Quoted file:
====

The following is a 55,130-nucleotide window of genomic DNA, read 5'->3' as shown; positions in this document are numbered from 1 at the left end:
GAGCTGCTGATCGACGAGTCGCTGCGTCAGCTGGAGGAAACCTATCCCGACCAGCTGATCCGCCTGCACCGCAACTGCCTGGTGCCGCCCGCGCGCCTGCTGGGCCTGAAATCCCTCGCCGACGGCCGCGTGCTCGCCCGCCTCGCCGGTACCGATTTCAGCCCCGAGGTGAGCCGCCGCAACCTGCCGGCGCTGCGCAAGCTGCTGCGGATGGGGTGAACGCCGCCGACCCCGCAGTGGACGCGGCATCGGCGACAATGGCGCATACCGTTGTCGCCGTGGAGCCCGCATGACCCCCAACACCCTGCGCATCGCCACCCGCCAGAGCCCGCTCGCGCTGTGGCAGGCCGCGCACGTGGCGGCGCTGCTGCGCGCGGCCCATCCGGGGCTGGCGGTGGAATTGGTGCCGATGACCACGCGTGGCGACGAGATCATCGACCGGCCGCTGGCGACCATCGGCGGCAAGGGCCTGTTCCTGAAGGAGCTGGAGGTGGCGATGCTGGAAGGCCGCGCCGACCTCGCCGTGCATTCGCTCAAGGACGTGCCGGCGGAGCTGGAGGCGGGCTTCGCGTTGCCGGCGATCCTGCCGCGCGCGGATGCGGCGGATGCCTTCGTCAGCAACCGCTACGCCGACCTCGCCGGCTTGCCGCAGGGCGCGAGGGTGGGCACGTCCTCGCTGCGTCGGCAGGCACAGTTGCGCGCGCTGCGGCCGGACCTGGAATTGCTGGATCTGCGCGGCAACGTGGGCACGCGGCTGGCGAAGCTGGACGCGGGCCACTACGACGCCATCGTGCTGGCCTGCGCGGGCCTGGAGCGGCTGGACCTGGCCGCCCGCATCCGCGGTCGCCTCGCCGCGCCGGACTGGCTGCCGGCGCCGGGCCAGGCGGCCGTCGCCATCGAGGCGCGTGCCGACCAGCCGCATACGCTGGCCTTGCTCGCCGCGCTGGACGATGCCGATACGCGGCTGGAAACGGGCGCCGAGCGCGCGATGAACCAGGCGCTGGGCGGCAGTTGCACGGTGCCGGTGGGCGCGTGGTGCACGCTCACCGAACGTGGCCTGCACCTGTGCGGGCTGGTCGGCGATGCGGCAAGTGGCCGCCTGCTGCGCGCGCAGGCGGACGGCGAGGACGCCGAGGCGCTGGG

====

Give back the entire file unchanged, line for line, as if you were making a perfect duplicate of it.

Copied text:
The following is a 55,130-nucleotide window of genomic DNA, read 5'->3' as shown; positions in this document are numbered from 1 at the left end:
GAGCTGCTGATCGACGAGTCGCTGCGTCAGCTGGAGGAAACCTATCCCGACCAGCTGATCCGCCTGCACCGCAACTGCCTGGTGCCGCCCGCGCGCCTGCTGGGCCTGAAATCCCTCGCCGACGGCCGCGTGCTCGCCCGCCTCGCCGGTACCGATTTCAGCCCCGAGGTGAGCCGCCGCAACCTGCCGGCGCTGCGCAAGCTGCTGCGGATGGGGTGAACGCCGCCGACCCCGCAGTGGACGCGGCATCGGCGACAATGGCGCATACCGTTGTCGCCGTGGAGCCCGCATGACCCCCAACACCCTGCGCATCGCCACCCGCCAGAGCCCGCTCGCGCTGTGGCAGGCCGCGCACGTGGCGGCGCTGCTGCGCGCGGCCCATCCGGGGCTGGCGGTGGAATTGGTGCCGATGACCACGCGTGGCGACGAGATCATCGACCGGCCGCTGGCGACCATCGGCGGCAAGGGCCTGTTCCTGAAGGAGCTGGAGGTGGCGATGCTGGAAGGCCGCGCCGACCTCGCCGTGCATTCGCTCAAGGACGTGCCGGCGGAGCTGGAGGCGGGCTTCGCGTTGCCGGCGATCCTGCCGCGCGCGGATGCGGCGGATGCCTTCGTCAGCAACCGCTACGCCGACCTCGCCGGCTTGCCGCAGGGCGCGAGGGTGGGCACGTCCTCGCTGCGTCGGCAGGCACAGTTGCGCGCGCTGCGGCCGGACCTGGAATTGCTGGATCTGCGCGGCAACGTGGGCACGCGGCTGGCGAAGCTGGACGCGGGCCACTACGACGCCATCGTGCTGGCCTGCGCGGGCCTGGAGCGGCTGGACCTGGCCGCCCGCATCCGCGGTCGCCTCGCCGCGCCGGACTGGCTGCCGGCGCCGGGCCAGGCGGCCGTCGCCATCGAGGCGCGTGCCGACCAGCCGCATACGCTGGCCTTGCTCGCCGCGCTGGACGATGCCGATACGCGGCTGGAAACGGGCGCCGAGCGCGCGATGAACCAGGCGCTGGGCGGCAGTTGCACGGTGCCGGTGGGCGCGTGGTGCACGCTCACCGAACGTGGCCTGCACCTGTGCGGGCTGGTCGGCGATGCGGCAAGTGGCCGCCTGCTGCGCGCGCAGGCGGACGGCGAGGACGCCGAGGCGCTGGG